Officials from Denton and Collin counties are hoping proposed state legislation will create a much needed seat on the executive board of the North Central Texas Council of Governments.
Currently, Denton and Collin counties rotate members in and out of the same seat on the board, but population growth in both counties has led their respective county leaders to the conclusion that Collin County needs its own seat.
Denton County Judge Mary Horn said she and Collin County Judge Keith Self have drafted a joint letter to the council’s board asking for a change to the bylaws to create a new seat, but the council denied that request.
Horn said the council was concerned about having an even number of voting members on the board.
“In my opinion and the opinion of the Collin County judge, that is easily remedied by creating another seat for small jurisdictions that they could rotate and they could have more representation,” Horn said.
Instead, the counties sought state legislation from freshman Rep. Pat Fallon, R-Frisco, to create the separate seats.
His bill, House Bill 1137, recently was voted out of committee.
“Denton and Collin counties now have 1.5 million people between the two, we represent like 25 percent of the COG population, and yet we still share a seat,” Self said. “Judge Horn and I have worked on this to try and get a permanent seat for more than two years now.”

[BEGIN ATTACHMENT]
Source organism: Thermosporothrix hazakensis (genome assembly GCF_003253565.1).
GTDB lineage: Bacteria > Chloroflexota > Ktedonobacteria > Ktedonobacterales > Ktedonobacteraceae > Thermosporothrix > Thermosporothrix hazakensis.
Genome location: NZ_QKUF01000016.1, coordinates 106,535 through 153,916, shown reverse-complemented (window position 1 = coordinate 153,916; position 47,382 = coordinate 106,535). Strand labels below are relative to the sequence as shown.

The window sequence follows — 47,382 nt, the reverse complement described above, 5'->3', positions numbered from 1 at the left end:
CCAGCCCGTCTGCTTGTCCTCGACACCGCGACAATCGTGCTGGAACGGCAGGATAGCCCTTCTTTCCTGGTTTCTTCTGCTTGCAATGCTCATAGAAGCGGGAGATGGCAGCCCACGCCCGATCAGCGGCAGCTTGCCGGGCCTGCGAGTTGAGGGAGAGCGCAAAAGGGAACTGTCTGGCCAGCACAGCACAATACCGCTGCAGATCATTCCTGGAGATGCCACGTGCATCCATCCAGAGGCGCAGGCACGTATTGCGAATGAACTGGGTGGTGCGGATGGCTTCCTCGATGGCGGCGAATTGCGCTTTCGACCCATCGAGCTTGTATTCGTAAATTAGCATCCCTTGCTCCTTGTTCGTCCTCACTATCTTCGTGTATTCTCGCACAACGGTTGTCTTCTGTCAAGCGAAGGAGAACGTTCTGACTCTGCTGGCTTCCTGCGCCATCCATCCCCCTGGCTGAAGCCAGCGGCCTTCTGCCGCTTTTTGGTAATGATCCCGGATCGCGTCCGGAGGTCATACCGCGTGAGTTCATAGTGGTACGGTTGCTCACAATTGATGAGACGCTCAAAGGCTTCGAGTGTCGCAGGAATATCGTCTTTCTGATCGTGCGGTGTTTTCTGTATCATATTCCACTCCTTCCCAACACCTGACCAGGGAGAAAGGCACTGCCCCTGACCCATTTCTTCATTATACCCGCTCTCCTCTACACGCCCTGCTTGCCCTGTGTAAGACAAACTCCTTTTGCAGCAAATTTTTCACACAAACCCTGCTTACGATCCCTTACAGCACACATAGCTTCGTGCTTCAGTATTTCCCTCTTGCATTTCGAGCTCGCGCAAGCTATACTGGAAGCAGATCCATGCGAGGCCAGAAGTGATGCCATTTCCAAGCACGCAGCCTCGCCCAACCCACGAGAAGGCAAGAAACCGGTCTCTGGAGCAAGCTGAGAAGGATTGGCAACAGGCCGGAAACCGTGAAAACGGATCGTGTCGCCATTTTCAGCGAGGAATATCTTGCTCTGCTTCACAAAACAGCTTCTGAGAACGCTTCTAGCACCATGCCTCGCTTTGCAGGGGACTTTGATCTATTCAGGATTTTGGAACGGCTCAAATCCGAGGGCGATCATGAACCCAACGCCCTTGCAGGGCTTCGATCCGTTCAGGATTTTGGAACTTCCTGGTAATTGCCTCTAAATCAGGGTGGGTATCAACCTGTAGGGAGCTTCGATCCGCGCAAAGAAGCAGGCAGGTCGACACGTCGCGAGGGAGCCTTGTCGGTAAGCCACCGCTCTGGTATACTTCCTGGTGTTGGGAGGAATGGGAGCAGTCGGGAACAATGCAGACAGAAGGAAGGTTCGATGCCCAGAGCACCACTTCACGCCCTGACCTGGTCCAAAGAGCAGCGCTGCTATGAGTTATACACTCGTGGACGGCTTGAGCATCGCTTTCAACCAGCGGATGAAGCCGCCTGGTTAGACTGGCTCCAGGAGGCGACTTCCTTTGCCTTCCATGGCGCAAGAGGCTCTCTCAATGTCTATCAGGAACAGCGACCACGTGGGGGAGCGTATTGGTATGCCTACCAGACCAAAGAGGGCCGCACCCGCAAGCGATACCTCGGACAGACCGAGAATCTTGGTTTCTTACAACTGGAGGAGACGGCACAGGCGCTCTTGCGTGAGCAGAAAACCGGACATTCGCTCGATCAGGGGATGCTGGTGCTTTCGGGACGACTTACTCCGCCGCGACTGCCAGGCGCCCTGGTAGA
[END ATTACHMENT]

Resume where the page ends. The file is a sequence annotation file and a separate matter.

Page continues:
Self said Collin County residents have paid dues to the council through the county and the cities they live in, and he feels there is no real voice for a large part of the population without a seat on the board.
The council serves a 12-county region around Dallas and Fort Worth, Horn said.
The council’s executive board, which has 13 locally elected officials and one ex officio nonvoting member of the Legislature, is a policymaking body and it makes decisions about regional plans and fiscal policies.
Precinct 3 County Commissioner Bobbie Mitchell of Lewisville has held the Denton-Collin seat on the executive board for five years in various positions. One of the things keeping Mitchell on the board is that she worked her way into the officer progression, having served as secretary, vice president and president.
Even after a stint as board president, any outgoing president is kept on the board in a voting capacity, which further keeps Collin County from getting an opportunity at a seat.
Mitchell said that while talk has been had about a seat for Collin County, the cities without representation on the board need to be considered.
“It may be a boon for Denton County and Collin County; we’ll have to work out a way for the cities we have on there, also,” she said. “If the Legislature says we have to do it, we have to come up with a way to make the cities feel represented because there are more of them than us.”
BJ LEWIS can be reached at 940-566-6875 and via Twitter at @BjlewisDRC.